|   1 |  VIEW                                     | VW_ORE_231AD113 |    13 |   962 |    16   (7)| 00:00:01 |
|   2 |   UNION-ALL                               |                 |       |       |            |          |
|   3 |    NESTED LOOPS                           |                 |    10 |  1240 |    10  (10)| 00:00:01 |
|   4 |     NESTED LOOPS                          |                 |    10 |  1240 |    10  (10)| 00:00:01 |
|   5 |      SORT UNIQUE                          |                 |    10 |    60 |     4   (0)| 00:00:01 |
|   6 |       INLIST ITERATOR                     |                 |       |       |            |          |
|   7 |        TABLE ACCESS BY INDEX ROWID BATCHED| CAT_ITEM        |    10 |    60 |     4   (0)| 00:00:01 |
|*  8 |         INDEX RANGE SCAN                  | CI_I1           |    10 |       |     3   (0)| 00:00:01 |
|*  9 |      INDEX UNIQUE SCAN                    | CC_PK           |     1 |       |     0   (0)|          |
|  10 |     TABLE ACCESS BY INDEX ROWID           | CAT_CONTACT     |     1 |   118 |     1   (0)| 00:00:01 |
|* 11 |    FILTER                                 |                 |       |       |            |          |
|  12 |     INLIST ITERATOR                       |                 |       |       |            |          |
|  13 |      TABLE ACCESS BY INDEX ROWID BATCHED  | CAT_CONTACT     |     3 |   354 |     4   (0)| 00:00:01 |
|* 14 |       INDEX RANGE SCAN                    | CC_I1           |     3 |       |     3   (0)| 00:00:01 |
|  15 |     INLIST ITERATOR                       |                 |       |       |            |          |
|* 16 |      INDEX UNIQUE SCAN                    | CI_PK           |     1 |     6 |     1   (0)| 00:00:01 |
-------------------------------------------------------------------------------------------------------------

Predicate Information (identified by operation id):
---------------------------------------------------

   8 - access(("I"."ITEM_CATEGORY"='X' OR "I"."ITEM_CATEGORY"='Y'))
   9 - access("I"."CONTACT_ID"="C"."CONTACT_ID")
  11 - filter(LNNVL( IS NOT NULL))
  14 - access(("C"."CONTACT_METHOD_ID"='A' OR "C"."CONTACT_METHOD_ID"='B' OR
              "C"."CONTACT_METHOD_ID"='C'))
  16 - access("I"."CONTACT_ID"=:B1 AND (("I"."ITEM_CATEGORY"='X' OR "I"."ITEM_CATEGORY"='Y')))

The execution plan has jumped from 14 lines to 17 lines, the cost has gone up from 14 to 16, and both branches of the plan now report access to cat_contact and cat_item (though only through its primary key index in the second branch). What’s happened?

Oracle 12.2.0.1 has rewritten the query as a UNION ALL working from the bottom up – so in this case the first branch of the rewrite handles the original filter subquery, unnesting it to drive efficient from cat_item to cat_contact. This means the second branch of the rewrite has to find the ‘A’,’B’,’C’ rows in cat_contact and then check that the filter subquery hadn’t previously reported them – so the optimizer has applied the lnnvl() function to the filter subquery – which you can nearly see in the Predicate Information for operation 11.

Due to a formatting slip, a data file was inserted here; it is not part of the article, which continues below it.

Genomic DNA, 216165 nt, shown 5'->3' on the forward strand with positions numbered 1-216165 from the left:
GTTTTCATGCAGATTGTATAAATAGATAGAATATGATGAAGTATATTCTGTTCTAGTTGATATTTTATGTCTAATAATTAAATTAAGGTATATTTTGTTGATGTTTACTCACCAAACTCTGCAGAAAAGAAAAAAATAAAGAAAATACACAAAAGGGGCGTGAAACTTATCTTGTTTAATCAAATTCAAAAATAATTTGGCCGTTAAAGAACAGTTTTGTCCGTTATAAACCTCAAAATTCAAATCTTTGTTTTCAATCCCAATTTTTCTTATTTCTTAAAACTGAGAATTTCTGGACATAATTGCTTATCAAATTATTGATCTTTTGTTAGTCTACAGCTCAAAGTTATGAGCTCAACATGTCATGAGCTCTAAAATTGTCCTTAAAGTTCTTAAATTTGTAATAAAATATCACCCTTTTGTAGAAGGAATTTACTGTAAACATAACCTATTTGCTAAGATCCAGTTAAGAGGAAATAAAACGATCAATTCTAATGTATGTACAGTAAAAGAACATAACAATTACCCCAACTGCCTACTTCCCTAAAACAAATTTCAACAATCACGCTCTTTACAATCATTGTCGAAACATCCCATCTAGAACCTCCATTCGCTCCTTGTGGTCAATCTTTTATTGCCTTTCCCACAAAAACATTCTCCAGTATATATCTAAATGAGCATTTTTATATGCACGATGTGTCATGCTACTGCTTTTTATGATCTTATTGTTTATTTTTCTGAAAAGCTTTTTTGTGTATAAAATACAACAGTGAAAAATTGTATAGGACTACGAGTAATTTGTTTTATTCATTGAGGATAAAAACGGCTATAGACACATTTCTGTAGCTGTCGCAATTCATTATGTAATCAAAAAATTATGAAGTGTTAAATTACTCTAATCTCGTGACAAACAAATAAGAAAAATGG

To make it clearer, here’s what you get as the predicate information for that operation after calling explain plan and dbms_xplan.display()

  11 - filter(LNNVL( EXISTS (SELECT /*+ QB_NAME ("SUBQ") */ 0 FROM "CAT_ITEM" "I" WHERE
              ("I"."ITEM_CATEGORY"='X' OR "I"."ITEM_CATEGORY"='Y') AND "I"."CONTACT_ID"=:B1)))

In 12.2 the order of predicates in your query seems to be important – unless told otherwise the optimizer is working from the bottom-up (then rewriting top-down). But there is hope (though not documented hope). I added the /*+ or_expand(@main) */ hint to the query to force OR-expansion. Checking the Outline Information of the plan I could see that this had been expanded to /*+ or_expand(@main (1) (2)) */. Taking a wild guess as the significance of the numbers and changing the hint to /*+ or_expand(@main (2) (1) */ I re-ran the test and back to the more efficient plan – with the filter subquery branch appearing second in the UNION ALL view and the lnnvl() applied to the simpler predicate.

So the OR-expansion code is not fully cost-based in 12.2.0.1, but you can modify the behaviour through hinting. First to force it to appear (which may not happen even if it seems to be the lower cost option), and secondly to control the ordering of the components of the UNION ALL. As with all things relating to hints, though, act with extreme caution: we do not have sufficient documentation explaining exactly how they work, and with some of them we don’t even know whether the code path is even complete yet.

Other Observations 2 – 12cR1

The or_expand() hint and cost-based OR-expansion appeared specifically in 12.2.0.1; prior to that we had a similar option in the use_concat() hint and concatenation – which also attempts to rewrite your query to produce a union all of disjoint data sets. But there are restrictions on what concatentation can do. I rarely remember what all the restrictions are, but there are two critical restrictions:

  • first, it will only appear by default if there is an indexed access path available to drive every branch of the rewrite
  • secondly, it will not apply further transformations to the separate branches that it produces

If we try adding the or_expand() hint to our query in 12.1.0.2 it will have no effect, so let’s add a suitable use_concat() hint and see what happens:

explain plan for
SELECT  /*+ 
                qb_name(main) 
                use_concat(@main 8 or_predicates(1))
--              use_concat(@main   or_predicates(1))
        */ 
        *  
FROM    cat_contact c  
WHERE   (
                exists  (  
                        SELECT  /*+ qb_name(subq) */
                                *